In 1999, the first transgender day of awareness was established by Gwendolyn Ann Smith as a means of honoring Rita Hester. Hester was a black transgender woman being honored who was murdered the year before, as well as various transgender individuals whose lives had been taken since hers. Since this tradition was established, the transgender day of remembrance has been an annual tradition, every day on November 20th. The day takes to honor those who identify as transgender or gender diverse who have lost their lives due to hate crimes.
The year is now 2020, and while we are a much more accepting society to transgender individuals, there are still far too many who have lost their lives simply due to their gender identity.
Just 2020 shows at least 37 transgender individuals’ lives being taken. 39-year-old Yunieski Carey Herra in 2020, 20-year-old Brooklyn Deshuna in 2020, 29-year-old Mia Green in 2020, and so, so many more. There cannot be any justifiable reason that we, as a modern society, still project such violent acts on innocent lives. There is no longer an excuse for this massive loss in transgender individuals who have done nothing but live. We cannot continue to allow this to happen. This is why the transgender day of remembrance is so vitally important.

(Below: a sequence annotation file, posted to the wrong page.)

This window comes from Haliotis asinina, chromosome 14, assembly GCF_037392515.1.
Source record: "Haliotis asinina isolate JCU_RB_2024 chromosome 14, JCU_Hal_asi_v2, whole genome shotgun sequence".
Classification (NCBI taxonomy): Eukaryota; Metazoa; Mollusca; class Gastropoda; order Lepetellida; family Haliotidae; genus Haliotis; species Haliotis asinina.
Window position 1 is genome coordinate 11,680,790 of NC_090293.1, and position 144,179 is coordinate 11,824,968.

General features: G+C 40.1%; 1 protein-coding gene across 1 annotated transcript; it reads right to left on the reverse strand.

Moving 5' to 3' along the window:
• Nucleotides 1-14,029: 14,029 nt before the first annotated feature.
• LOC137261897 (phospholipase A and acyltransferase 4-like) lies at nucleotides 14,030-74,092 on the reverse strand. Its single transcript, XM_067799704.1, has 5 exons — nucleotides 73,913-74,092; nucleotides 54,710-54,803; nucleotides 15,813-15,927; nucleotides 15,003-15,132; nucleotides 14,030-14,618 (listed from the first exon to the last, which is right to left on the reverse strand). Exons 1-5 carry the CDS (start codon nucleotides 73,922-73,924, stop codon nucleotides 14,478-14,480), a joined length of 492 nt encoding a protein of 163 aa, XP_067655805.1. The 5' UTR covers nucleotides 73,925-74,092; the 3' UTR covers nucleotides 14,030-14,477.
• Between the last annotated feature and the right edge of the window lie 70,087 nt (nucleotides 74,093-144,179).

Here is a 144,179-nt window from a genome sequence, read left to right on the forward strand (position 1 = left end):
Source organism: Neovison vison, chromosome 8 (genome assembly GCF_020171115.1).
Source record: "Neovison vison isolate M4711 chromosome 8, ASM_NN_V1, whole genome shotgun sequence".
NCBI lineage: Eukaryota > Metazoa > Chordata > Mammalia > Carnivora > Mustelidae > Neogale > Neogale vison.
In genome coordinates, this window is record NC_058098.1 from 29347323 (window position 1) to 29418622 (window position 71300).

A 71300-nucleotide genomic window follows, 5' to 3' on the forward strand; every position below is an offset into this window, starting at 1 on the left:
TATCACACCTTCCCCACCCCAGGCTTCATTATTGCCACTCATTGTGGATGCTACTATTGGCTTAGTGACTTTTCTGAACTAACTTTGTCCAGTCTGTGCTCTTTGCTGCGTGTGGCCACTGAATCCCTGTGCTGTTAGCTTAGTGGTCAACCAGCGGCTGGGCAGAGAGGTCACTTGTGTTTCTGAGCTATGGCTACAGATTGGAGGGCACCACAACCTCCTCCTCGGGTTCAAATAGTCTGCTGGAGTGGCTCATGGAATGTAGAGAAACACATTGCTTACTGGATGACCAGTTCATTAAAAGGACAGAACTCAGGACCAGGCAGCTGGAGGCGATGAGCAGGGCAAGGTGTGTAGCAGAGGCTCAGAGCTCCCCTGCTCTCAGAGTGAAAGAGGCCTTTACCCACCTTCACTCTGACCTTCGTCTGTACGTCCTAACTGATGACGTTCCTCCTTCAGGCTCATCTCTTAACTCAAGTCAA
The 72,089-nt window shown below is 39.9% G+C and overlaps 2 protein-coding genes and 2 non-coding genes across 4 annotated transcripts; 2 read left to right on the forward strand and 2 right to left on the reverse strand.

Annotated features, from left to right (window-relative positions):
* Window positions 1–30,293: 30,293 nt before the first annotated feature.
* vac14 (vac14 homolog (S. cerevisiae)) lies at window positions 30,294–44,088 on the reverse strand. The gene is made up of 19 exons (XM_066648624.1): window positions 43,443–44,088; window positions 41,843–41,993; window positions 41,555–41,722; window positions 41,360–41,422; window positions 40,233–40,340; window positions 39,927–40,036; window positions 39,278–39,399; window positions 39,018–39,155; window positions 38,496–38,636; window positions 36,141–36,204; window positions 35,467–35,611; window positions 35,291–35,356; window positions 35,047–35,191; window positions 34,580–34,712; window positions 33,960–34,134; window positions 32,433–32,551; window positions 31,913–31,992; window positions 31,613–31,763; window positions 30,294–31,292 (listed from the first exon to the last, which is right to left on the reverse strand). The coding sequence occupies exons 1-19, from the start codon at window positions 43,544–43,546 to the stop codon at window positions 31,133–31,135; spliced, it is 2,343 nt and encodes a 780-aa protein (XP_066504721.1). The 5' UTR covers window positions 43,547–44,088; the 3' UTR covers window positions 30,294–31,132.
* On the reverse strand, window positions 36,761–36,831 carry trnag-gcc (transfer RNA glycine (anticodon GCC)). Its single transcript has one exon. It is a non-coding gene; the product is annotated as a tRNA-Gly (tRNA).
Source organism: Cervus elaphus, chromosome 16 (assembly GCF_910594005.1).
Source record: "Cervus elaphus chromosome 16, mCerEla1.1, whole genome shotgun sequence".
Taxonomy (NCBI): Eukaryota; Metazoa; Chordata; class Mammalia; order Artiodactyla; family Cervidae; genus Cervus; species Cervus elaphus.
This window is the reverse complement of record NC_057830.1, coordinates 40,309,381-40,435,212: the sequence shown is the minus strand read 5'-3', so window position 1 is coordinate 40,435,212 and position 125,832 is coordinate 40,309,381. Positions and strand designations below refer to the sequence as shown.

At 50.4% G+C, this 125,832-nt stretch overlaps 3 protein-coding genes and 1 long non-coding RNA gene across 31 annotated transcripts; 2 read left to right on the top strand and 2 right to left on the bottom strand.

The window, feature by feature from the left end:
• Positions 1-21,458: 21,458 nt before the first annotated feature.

We not only honor those who no longer live simply due to their gender, but the underlying issue that acts of violence cannot, and will never be okay. We honor and appreciate the courage that these men, women, and individuals had, but realize that change has to happen.
Change is necessary when even one life is lost for empty reasons.
What can you do to help in inciting this change?
Educate a friend, show them the statistics. Show them that death or injury, no matter the mass, is not reasonable or justifiable by any means. Show them a transgender influencer who lives their life simply like any other.
Show them that there’s no reason they should be treated differently.Donate to a charity, or spread a charity. There are so many incredible trans-rights organizations that lend a hand in the fight for human rights. An example is the National Center for Transgender Equality. Founded in 2003 and established by transgender activists, the NCTE works at local, state, and federal levels to change laws and policies.
The Trans Lifeline is a nonprofit hotline that provides direct emotional and financial support to transgender individuals in crisis.
The Trevor Project is a hotline founded in 1988, providing crisis help and suicide prevention services to LGBT+ youth. After producing the Academy Award-winning film TREVOR, they continue to assist those in need and fight on the frontlines of the battle for equality.
Finally, the last and most important thing you can do as an individual is to educate yourself. Learn, grow, and be the change. Know that you don’t have to be a part of the community to support it. Realize that we are all people, and we all deserve to have a shot at what we want. It doesn’t matter the gender, sexuality, ethnicity, or race.
Everyone should have a fair shot.
As we continue to work toward a world like this, we take to heart the words of one noble activist who allowed those who lost their lives to be remembered,
“It is vitally important that those we lose are remembered, and that we continue to fight for justice.”
– Gwendolyn Ann Smith